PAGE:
I am very interested in being a Musical Theatre performer, but I want to play female roles. Normally this would simply be classified as Drag, but I want to be able to change my voice to sound as feminine as possible during speaking and singing. I was wondering if there were any exercise or therapeutic techniques that would help me "feminize" my voice for performing, but preferably keep a "normal" voice during my everyday routine?

Melissa Kim M.S., CCC-SLP replies...

An experienced vocal coach or singing teacher would be helpful in finding your "feminine" voice for performance. I would caution you, however, that prolonged use of pitch or vocal quality that is dramatically different than your natural voice may contribute to the development of hyperfunction of the laryngeal musculature or even traumatic lesions (e.g., vocal fold nodules, polyp, etc.) Discuss this with your instructor and don't use your voice in any way that feels uncomfortable!

Good luck!

Wednesday, June 26, 2013

Vocal Cord Injection

About 7-8 weeks ago I had Radiesse Voice injected for unilateral vocal cord paralysis. Was under anaesthesia and breathing tube used. Voice today IS STILL hoarse after I talk for a while; doctor says a tube was used for breathing during surgery. WHEN CAN I EXPECT my voice to return to normal strength and sound? It's been 7 weeks.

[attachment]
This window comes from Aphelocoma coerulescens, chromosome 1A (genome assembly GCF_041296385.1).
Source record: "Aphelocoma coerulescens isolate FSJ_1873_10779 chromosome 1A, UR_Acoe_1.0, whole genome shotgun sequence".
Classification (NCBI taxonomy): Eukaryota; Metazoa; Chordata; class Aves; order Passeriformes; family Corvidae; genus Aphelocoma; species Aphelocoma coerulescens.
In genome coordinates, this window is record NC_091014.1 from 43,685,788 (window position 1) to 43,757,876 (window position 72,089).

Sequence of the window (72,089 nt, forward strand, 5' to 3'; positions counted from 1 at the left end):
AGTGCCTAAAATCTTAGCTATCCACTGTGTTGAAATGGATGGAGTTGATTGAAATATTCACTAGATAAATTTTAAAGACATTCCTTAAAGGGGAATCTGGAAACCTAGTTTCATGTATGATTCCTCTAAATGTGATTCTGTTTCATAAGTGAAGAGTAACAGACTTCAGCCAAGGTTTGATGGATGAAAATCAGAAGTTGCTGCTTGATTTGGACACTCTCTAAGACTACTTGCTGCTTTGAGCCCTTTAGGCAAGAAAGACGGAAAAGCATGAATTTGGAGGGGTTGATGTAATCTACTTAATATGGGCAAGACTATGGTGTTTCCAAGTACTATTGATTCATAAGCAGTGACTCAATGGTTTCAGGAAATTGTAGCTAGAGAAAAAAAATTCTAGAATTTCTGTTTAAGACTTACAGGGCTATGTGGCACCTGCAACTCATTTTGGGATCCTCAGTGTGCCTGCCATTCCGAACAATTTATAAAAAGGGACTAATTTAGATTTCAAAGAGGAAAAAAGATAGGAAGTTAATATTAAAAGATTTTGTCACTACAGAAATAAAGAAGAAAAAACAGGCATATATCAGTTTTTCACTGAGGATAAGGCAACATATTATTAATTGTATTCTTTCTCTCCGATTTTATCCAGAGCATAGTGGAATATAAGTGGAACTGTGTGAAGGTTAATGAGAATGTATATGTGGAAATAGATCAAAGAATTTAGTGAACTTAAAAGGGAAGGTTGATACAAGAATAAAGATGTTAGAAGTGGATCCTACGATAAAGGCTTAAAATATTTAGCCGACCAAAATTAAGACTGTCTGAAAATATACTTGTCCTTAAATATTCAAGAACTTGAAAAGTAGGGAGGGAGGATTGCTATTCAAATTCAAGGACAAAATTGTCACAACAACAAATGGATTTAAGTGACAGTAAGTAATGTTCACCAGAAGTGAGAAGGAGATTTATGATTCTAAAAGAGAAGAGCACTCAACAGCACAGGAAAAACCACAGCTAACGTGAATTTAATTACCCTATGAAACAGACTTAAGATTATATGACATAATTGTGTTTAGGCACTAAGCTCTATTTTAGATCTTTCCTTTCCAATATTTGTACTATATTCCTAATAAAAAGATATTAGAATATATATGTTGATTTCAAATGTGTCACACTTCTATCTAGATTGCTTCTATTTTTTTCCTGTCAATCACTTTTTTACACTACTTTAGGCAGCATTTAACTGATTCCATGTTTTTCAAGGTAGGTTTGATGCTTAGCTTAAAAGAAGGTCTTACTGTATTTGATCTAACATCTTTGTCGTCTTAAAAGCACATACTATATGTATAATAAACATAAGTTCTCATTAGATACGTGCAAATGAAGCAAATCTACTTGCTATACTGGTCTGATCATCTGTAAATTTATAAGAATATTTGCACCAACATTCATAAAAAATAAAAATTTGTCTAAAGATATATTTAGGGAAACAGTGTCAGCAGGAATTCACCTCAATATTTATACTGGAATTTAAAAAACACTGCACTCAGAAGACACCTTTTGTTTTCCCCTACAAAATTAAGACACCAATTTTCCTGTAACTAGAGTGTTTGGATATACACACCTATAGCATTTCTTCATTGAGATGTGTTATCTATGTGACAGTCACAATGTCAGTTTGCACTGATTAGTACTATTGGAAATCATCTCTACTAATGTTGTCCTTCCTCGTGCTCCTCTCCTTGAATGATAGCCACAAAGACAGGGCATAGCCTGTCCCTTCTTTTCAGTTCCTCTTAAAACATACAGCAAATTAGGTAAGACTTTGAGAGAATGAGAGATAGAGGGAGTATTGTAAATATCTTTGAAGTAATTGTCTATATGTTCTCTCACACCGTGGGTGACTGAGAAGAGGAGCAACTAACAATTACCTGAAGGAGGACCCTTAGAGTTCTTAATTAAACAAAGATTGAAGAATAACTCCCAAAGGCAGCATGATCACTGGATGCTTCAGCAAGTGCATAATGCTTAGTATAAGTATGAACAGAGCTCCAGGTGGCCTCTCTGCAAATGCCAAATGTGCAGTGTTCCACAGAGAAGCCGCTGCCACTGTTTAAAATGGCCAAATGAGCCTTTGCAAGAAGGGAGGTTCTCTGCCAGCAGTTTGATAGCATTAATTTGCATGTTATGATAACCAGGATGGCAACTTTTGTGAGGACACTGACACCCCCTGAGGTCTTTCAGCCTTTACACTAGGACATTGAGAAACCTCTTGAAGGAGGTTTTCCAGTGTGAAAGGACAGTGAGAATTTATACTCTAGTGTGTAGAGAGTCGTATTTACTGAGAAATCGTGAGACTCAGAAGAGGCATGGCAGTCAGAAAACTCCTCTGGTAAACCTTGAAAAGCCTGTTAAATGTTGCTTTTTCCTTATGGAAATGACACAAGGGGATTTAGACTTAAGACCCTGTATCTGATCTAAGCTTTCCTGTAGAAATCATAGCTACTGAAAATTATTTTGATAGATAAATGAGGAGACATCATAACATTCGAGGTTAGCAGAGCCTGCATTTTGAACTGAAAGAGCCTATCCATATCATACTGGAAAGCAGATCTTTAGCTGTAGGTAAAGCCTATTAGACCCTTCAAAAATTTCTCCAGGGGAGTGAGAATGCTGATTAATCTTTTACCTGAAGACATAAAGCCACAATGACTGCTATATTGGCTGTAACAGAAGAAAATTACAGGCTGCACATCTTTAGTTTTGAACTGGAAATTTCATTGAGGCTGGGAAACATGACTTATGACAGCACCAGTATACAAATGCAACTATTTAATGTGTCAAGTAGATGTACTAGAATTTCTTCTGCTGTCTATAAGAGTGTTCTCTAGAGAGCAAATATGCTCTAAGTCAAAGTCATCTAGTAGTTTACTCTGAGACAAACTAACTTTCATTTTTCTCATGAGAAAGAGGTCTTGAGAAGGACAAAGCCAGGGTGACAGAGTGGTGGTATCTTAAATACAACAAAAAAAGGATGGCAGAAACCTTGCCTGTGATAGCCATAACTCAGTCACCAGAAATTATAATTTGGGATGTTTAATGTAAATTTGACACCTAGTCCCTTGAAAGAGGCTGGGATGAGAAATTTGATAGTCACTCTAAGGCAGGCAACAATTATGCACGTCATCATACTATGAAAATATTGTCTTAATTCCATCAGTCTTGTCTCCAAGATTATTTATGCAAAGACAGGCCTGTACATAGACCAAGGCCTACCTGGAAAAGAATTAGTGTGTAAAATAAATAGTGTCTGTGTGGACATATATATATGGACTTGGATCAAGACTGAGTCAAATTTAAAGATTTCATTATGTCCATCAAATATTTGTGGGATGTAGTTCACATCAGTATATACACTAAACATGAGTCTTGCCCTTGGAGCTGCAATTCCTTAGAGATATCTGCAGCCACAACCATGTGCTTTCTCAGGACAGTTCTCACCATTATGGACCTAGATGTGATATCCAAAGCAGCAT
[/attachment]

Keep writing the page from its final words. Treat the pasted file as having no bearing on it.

Melissa Kim M.S., CCC-SLP replies...
A temporary worsening of vocal quality following a vocal cord injection is expected; typically, voice will sound tight or strained for a few days following the procedure. Persistent hoarseness for weeks following the procedure is not expected... is the hoarseness you are experiencing similar to what you were experiencing before the injection? In some cases, an additional injection is necessary to achieve the glottic closure necessary for improved vocal quality in the setting of a vocal fold paralysis. It is also possible that some of the hoarseness you are experiencing is the result of hyperfunction, or excessive tension, of muscles around the vocal cords. If this is the case, voice therapy with a speech pathologist would be helpful. A third and final possibility is the injectable material has been reabsorbed... did you have a Radiesse Voice Gel injection (expected to last approximately six to eight weeks) or a Radiesse Voice calcium hydroxylapatite injection (expected to last a year or longer)? If you had the short-term injection, it's possible you simply need a repeat procedure.

Good luck to you!
 

Strange Vocal Problem